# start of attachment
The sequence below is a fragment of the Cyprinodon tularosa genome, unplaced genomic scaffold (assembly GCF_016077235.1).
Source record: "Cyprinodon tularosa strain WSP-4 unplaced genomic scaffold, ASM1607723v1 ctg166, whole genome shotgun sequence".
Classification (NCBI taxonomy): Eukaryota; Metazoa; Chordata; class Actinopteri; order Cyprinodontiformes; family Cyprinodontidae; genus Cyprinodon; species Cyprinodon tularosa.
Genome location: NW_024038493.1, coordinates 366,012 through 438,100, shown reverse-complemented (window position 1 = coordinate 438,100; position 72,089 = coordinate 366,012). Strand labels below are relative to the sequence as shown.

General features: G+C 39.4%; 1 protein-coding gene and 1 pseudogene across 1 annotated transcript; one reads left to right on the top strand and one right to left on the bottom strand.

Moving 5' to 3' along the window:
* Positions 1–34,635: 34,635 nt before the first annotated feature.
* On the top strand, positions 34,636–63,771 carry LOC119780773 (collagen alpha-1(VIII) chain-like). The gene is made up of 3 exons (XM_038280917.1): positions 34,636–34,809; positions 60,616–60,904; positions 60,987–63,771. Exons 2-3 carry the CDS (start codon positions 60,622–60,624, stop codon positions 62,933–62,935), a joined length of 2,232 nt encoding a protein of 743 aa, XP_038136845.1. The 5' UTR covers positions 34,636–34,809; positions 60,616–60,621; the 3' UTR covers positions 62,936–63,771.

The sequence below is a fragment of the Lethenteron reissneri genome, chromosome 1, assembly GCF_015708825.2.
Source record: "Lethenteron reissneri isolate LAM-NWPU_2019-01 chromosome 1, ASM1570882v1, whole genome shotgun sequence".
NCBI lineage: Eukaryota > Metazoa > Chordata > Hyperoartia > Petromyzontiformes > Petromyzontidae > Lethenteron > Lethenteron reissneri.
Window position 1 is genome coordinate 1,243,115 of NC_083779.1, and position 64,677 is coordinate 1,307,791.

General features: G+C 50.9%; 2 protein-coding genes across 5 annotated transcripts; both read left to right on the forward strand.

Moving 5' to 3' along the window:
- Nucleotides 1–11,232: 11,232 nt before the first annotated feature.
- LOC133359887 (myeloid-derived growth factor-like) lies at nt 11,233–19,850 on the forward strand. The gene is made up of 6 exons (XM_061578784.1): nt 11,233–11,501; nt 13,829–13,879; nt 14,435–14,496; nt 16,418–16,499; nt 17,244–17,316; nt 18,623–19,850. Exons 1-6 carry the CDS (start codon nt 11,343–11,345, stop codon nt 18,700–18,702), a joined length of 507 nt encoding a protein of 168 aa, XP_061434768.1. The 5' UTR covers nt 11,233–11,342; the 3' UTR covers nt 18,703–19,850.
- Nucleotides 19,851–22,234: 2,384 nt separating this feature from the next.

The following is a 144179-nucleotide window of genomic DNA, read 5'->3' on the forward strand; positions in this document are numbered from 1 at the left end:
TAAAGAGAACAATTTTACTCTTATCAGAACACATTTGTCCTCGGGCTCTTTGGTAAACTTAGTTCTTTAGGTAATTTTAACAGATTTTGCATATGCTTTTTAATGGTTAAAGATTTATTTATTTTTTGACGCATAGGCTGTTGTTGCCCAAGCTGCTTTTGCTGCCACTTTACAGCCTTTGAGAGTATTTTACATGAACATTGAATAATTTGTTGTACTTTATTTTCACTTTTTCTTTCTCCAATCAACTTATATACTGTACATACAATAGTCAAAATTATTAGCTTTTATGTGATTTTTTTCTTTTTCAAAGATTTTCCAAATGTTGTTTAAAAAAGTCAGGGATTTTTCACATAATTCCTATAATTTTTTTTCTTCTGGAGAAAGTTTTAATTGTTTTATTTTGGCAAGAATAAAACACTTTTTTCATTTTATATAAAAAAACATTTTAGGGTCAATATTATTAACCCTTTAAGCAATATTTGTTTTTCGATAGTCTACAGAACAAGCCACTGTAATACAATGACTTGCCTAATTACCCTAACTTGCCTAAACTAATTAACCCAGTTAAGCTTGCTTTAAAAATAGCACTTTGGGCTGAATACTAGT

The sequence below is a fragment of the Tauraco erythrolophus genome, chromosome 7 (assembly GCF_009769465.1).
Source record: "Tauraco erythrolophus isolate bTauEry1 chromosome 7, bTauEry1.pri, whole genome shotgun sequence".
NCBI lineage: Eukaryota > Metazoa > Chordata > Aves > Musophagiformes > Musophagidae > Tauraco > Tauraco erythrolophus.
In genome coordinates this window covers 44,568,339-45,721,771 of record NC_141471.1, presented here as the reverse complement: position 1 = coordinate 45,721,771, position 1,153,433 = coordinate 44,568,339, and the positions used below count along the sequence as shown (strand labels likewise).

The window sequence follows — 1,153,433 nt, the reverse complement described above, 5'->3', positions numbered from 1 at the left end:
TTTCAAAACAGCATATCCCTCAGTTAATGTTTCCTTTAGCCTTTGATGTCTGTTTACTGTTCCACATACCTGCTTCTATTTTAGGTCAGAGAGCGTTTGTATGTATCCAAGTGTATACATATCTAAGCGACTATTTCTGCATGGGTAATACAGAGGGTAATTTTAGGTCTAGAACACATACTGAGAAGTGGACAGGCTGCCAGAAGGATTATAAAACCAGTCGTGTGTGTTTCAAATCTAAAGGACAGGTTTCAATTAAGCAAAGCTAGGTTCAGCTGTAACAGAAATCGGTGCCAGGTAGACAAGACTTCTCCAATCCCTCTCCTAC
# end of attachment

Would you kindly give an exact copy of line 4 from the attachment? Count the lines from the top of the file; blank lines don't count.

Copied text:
Genome location: NW_024038493.1, coordinates 366,012 through 438,100, shown reverse-complemented (window position 1 = coordinate 438,100; position 72,089 = coordinate 366,012). Strand labels below are relative to the sequence as shown.